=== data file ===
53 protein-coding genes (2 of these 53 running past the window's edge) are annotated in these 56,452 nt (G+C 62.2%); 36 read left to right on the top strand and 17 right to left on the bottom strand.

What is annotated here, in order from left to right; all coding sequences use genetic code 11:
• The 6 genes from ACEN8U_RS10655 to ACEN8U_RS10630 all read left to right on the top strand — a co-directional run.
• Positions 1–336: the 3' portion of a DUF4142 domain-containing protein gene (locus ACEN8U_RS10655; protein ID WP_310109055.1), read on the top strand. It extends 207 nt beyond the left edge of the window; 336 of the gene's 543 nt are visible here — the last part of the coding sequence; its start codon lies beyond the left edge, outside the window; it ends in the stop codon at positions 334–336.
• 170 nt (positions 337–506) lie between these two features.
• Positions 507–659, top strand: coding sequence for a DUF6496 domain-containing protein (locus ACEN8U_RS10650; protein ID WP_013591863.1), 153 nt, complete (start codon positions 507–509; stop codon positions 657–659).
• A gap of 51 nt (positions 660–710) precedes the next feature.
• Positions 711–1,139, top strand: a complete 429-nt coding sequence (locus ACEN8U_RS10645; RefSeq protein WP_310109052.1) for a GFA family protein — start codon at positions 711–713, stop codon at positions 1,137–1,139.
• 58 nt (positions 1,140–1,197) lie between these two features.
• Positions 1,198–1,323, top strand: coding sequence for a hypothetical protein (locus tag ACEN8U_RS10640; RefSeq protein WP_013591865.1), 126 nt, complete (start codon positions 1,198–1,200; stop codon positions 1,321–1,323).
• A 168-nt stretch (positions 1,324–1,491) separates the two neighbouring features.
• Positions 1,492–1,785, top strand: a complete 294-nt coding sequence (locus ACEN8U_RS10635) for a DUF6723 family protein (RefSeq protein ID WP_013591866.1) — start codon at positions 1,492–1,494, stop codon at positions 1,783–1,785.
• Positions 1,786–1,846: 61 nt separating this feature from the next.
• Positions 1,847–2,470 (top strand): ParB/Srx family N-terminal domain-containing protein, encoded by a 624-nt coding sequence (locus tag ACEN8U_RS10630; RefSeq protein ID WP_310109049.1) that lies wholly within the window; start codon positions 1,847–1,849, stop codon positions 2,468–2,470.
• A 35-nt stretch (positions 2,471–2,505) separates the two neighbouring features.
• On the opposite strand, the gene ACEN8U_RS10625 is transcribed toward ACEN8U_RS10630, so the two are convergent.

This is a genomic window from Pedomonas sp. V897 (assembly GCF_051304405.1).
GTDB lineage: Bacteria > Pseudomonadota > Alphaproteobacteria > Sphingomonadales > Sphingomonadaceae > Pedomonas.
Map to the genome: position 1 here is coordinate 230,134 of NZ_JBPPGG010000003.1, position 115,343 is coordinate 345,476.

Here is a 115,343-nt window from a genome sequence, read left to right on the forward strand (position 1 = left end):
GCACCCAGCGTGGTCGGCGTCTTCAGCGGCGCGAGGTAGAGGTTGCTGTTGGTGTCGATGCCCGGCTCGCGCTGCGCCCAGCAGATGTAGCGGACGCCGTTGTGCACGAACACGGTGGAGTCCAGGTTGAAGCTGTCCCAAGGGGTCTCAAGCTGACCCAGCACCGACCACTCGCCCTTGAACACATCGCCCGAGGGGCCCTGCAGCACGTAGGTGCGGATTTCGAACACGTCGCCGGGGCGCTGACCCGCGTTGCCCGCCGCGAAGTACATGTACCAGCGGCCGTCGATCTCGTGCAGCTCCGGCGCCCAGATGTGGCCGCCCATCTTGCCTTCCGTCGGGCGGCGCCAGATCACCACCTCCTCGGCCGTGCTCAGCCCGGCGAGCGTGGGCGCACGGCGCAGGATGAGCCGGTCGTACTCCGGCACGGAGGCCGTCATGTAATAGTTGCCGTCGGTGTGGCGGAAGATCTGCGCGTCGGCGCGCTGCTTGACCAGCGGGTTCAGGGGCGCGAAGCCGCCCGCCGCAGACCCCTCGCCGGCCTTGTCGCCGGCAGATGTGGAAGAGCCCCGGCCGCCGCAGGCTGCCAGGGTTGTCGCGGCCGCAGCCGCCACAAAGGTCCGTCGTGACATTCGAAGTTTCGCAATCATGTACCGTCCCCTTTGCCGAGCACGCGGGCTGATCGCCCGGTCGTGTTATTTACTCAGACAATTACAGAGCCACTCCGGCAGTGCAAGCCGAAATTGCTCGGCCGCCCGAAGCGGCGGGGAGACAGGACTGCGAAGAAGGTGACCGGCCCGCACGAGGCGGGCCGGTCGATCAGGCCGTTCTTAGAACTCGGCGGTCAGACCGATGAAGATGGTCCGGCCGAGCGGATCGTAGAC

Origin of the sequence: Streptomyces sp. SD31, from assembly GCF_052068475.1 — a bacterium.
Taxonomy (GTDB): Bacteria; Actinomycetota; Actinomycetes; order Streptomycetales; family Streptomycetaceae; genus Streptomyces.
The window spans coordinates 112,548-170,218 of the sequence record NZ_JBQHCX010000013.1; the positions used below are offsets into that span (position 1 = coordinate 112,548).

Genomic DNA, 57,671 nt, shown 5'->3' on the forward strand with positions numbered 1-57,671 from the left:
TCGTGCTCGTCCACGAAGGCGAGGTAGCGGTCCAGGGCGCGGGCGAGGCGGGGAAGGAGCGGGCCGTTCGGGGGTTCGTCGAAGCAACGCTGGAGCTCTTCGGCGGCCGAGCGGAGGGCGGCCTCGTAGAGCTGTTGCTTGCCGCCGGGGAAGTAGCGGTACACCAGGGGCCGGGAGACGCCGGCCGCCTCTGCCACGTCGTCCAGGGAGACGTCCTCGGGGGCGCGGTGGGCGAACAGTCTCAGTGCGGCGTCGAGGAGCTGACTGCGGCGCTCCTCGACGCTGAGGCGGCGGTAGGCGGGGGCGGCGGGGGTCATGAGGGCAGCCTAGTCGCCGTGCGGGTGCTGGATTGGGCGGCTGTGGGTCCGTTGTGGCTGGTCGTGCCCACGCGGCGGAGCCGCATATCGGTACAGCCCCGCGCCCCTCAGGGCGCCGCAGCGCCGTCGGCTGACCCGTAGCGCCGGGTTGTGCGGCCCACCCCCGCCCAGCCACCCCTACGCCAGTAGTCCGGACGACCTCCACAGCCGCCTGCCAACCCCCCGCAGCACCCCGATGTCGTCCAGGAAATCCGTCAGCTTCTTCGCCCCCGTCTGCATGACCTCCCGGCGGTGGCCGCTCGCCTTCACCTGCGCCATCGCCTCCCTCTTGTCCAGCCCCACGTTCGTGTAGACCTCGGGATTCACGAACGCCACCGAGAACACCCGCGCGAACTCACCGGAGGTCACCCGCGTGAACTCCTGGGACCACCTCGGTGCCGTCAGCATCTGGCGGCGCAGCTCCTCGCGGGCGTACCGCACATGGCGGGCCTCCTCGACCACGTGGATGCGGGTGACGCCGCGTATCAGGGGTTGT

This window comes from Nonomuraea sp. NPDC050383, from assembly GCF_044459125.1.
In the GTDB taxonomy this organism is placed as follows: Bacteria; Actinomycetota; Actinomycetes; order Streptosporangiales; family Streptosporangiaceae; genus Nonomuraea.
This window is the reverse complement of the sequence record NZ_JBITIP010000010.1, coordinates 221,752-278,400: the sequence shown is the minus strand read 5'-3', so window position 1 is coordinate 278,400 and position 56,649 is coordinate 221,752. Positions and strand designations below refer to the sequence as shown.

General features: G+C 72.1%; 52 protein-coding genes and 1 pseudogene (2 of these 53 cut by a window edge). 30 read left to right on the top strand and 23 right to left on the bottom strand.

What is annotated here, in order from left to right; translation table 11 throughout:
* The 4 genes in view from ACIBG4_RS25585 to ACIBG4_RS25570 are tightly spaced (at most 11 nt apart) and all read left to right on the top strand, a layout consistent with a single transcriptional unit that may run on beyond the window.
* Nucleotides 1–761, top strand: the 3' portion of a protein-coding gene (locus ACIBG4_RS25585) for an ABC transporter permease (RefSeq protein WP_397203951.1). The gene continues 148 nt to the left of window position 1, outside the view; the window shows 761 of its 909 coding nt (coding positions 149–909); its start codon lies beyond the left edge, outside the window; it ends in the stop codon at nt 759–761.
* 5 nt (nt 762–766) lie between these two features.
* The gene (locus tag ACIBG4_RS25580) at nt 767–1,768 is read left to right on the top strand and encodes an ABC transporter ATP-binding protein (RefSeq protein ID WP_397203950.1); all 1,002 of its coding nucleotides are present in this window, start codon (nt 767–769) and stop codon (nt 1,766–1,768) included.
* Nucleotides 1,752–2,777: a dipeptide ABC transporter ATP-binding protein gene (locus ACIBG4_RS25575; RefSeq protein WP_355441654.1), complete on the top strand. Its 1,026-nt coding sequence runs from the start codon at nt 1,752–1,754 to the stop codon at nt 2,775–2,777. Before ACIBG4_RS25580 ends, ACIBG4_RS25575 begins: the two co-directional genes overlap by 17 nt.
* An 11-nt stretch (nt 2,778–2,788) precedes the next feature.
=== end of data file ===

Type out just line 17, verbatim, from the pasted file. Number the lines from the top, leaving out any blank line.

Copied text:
This is a genomic window from Pedomonas sp. V897 (assembly GCF_051304405.1).